Poll: 62% “More Likely” to Vote for 2020 Candidates Backing Mental Health, Addiction Care

(Springfield, IL) –US voters are overwhelmingly prepared to back candidates in the 2020 election who “promise to do more” to support mental health and addiction treatment care, according to a new poll.

Morning Consulting national survey of 1,994 registered voters found that 62% would be “more likely” to vote for a candidate in the 2020 election if “they promised to do more to address mental health and addiction in the U.S.”

The survey, conducted August 16-18, 2019, also says 75% of Democrats are “more likely” to back candidates pledging support for mental health and addiction treatment while 57% of Independents and 52% of Republicans are “more likely” to do so, too.

“Clearly, voters heading into the 2020 elections are prepared to reward – or punish – candidates who fail to back mental health and addiction treatment services,” said Illinois Association for Behavioral Health CEO Sara Howe said. “Not so long ago behavioral health was not on voters’ political radars, but those days are over.”

Additionally, the poll finds that voters think state governments are falling short on their efforts to support mental health and addiction treatment services with 64% saying their state is “not doing enough to address addiction” and 70% saying states are falling shorting also on mental health.

“Illinois under Governor JB Pritzker has reversed the years of budget cuts under his predecessor by securing modest funding increases in the fiscal year 2020 budget,” said Howe. “But the tepid budget boost is too little to make an impression on the broader voting public.”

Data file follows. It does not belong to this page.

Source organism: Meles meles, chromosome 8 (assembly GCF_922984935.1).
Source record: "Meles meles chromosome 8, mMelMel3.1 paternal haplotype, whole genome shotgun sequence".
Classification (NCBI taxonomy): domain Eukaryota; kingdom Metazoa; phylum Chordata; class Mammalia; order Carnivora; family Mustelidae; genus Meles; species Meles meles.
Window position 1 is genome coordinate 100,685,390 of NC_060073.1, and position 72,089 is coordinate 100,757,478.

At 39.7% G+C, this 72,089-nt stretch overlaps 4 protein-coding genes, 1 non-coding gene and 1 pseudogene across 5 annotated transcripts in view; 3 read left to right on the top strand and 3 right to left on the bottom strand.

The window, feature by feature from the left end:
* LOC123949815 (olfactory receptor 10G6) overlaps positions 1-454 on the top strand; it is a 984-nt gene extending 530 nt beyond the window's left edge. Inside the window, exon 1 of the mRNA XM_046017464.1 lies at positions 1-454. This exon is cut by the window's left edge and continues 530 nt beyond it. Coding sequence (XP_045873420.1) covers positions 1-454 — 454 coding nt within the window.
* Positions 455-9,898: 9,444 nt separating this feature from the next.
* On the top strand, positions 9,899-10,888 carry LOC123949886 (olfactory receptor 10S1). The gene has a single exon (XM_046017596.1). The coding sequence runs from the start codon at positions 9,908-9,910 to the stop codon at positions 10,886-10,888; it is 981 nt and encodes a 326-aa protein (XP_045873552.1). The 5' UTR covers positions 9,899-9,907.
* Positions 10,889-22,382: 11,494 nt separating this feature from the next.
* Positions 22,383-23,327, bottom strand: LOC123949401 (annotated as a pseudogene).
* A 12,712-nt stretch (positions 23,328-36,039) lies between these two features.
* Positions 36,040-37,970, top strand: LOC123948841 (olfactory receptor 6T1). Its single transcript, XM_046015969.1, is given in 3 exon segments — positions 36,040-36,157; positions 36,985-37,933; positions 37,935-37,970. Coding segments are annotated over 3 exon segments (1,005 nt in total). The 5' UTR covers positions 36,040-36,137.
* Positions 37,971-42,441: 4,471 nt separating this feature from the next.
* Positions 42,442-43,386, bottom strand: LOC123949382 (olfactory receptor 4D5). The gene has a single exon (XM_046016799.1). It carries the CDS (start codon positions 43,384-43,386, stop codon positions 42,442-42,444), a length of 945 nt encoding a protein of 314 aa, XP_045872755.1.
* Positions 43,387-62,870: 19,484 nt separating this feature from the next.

An Illinois “Marshall Plan” for behavioral health.

“If Illinois officials want voters take notice of their efforts and jolt public opinion, they would need to pledge to fund an Illinois ‘Marshall Plan’ for mental health and addiction prevention and treatment,” said Howe, referring to the post-World War II American aid initiative for West European countries. “Otherwise, incremental funding hikes will likely draw a collective shrug from Illinois voters or even go unnoticed.”

Methodology This poll was conducted between August 16-August 18, 2019 among a national sample of 1,994 registered voters. The interviews were conducted online and the data were weighted to approximate a target sample of registered voters based on age, educational attainment, gender, race, and region. Results from the full survey have a margin of error of plus or minus 2 percentage points.

Sara Howe, sara@ilabh.org 

 

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